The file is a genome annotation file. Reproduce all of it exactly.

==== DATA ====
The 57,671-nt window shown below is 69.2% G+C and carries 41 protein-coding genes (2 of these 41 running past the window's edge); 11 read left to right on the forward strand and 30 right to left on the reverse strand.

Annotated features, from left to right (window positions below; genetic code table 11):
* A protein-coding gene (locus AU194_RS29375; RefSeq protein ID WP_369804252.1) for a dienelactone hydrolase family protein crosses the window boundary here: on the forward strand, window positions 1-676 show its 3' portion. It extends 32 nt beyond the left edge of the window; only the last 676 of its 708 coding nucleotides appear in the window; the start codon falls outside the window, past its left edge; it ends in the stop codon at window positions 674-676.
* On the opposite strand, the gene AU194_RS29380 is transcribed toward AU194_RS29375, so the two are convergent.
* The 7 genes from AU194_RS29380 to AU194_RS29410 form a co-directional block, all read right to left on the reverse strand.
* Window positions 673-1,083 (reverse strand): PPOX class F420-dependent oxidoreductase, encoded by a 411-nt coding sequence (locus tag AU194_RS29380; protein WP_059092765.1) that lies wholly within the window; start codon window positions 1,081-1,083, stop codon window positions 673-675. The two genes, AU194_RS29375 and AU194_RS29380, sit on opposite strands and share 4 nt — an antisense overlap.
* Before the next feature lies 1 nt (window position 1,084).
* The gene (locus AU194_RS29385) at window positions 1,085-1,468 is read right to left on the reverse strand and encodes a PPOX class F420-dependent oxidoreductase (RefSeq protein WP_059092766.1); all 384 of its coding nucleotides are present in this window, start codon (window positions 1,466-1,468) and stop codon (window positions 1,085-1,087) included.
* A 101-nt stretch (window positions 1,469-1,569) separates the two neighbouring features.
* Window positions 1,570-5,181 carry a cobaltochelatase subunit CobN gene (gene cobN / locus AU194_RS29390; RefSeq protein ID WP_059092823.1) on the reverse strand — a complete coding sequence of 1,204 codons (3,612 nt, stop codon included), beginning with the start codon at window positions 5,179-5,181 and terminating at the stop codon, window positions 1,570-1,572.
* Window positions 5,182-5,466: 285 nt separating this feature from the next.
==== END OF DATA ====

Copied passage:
The 57,671-nt window shown below is 69.2% G+C and carries 41 protein-coding genes (2 of these 41 running past the window's edge); 11 read left to right on the forward strand and 30 right to left on the reverse strand.

Annotated features, from left to right (window positions below; genetic code table 11):
* A protein-coding gene (locus AU194_RS29375; RefSeq protein ID WP_369804252.1) for a dienelactone hydrolase family protein crosses the window boundary here: on the forward strand, window positions 1-676 show its 3' portion. It extends 32 nt beyond the left edge of the window; only the last 676 of its 708 coding nucleotides appear in the window; the start codon falls outside the window, past its left edge; it ends in the stop codon at window positions 674-676.
* On the opposite strand, the gene AU194_RS29380 is transcribed toward AU194_RS29375, so the two are convergent.
* The 7 genes from AU194_RS29380 to AU194_RS29410 form a co-directional block, all read right to left on the reverse strand.
* Window positions 673-1,083 (reverse strand): PPOX class F420-dependent oxidoreductase, encoded by a 411-nt coding sequence (locus tag AU194_RS29380; protein WP_059092765.1) that lies wholly within the window; start codon window positions 1,081-1,083, stop codon window positions 673-675. The two genes, AU194_RS29375 and AU194_RS29380, sit on opposite strands and share 4 nt — an antisense overlap.
* Before the next feature lies 1 nt (window position 1,084).
* The gene (locus AU194_RS29385) at window positions 1,085-1,468 is read right to left on the reverse strand and encodes a PPOX class F420-dependent oxidoreductase (RefSeq protein WP_059092766.1); all 384 of its coding nucleotides are present in this window, start codon (window positions 1,466-1,468) and stop codon (window positions 1,085-1,087) included.
* A 101-nt stretch (window positions 1,469-1,569) separates the two neighbouring features.
* Window positions 1,570-5,181 carry a cobaltochelatase subunit CobN gene (gene cobN / locus AU194_RS29390; RefSeq protein ID WP_059092823.1) on the reverse strand — a complete coding sequence of 1,204 codons (3,612 nt, stop codon included), beginning with the start codon at window positions 5,179-5,181 and terminating at the stop codon, window positions 1,570-1,572.
* Window positions 5,182-5,466: 285 nt separating this feature from the next.